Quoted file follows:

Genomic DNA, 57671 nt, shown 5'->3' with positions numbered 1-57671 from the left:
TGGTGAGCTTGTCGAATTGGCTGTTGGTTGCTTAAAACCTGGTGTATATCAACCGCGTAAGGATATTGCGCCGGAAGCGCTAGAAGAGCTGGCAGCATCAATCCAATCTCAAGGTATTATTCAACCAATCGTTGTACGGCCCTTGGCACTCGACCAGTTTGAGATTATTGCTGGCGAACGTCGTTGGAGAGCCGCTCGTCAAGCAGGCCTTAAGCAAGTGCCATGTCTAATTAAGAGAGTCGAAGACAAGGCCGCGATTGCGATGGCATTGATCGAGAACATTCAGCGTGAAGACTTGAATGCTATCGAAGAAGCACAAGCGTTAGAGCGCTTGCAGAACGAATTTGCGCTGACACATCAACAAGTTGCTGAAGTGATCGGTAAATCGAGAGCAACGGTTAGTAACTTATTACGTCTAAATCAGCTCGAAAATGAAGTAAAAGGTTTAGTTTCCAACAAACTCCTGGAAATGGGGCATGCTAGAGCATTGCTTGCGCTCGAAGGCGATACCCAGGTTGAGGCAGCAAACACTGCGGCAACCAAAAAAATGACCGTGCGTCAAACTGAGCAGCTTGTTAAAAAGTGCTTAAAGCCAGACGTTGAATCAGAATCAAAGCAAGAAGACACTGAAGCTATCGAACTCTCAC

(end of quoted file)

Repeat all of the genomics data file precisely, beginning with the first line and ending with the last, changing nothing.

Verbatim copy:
Genomic DNA, 57671 nt, shown 5'->3' with positions numbered 1-57671 from the left:
TGGTGAGCTTGTCGAATTGGCTGTTGGTTGCTTAAAACCTGGTGTATATCAACCGCGTAAGGATATTGCGCCGGAAGCGCTAGAAGAGCTGGCAGCATCAATCCAATCTCAAGGTATTATTCAACCAATCGTTGTACGGCCCTTGGCACTCGACCAGTTTGAGATTATTGCTGGCGAACGTCGTTGGAGAGCCGCTCGTCAAGCAGGCCTTAAGCAAGTGCCATGTCTAATTAAGAGAGTCGAAGACAAGGCCGCGATTGCGATGGCATTGATCGAGAACATTCAGCGTGAAGACTTGAATGCTATCGAAGAAGCACAAGCGTTAGAGCGCTTGCAGAACGAATTTGCGCTGACACATCAACAAGTTGCTGAAGTGATCGGTAAATCGAGAGCAACGGTTAGTAACTTATTACGTCTAAATCAGCTCGAAAATGAAGTAAAAGGTTTAGTTTCCAACAAACTCCTGGAAATGGGGCATGCTAGAGCATTGCTTGCGCTCGAAGGCGATACCCAGGTTGAGGCAGCAAACACTGCGGCAACCAAAAAAATGACCGTGCGTCAAACTGAGCAGCTTGTTAAAAAGTGCTTAAAGCCAGACGTTGAATCAGAATCAAAGCAAGAAGACACTGAAGCTATCGAACTCTCAC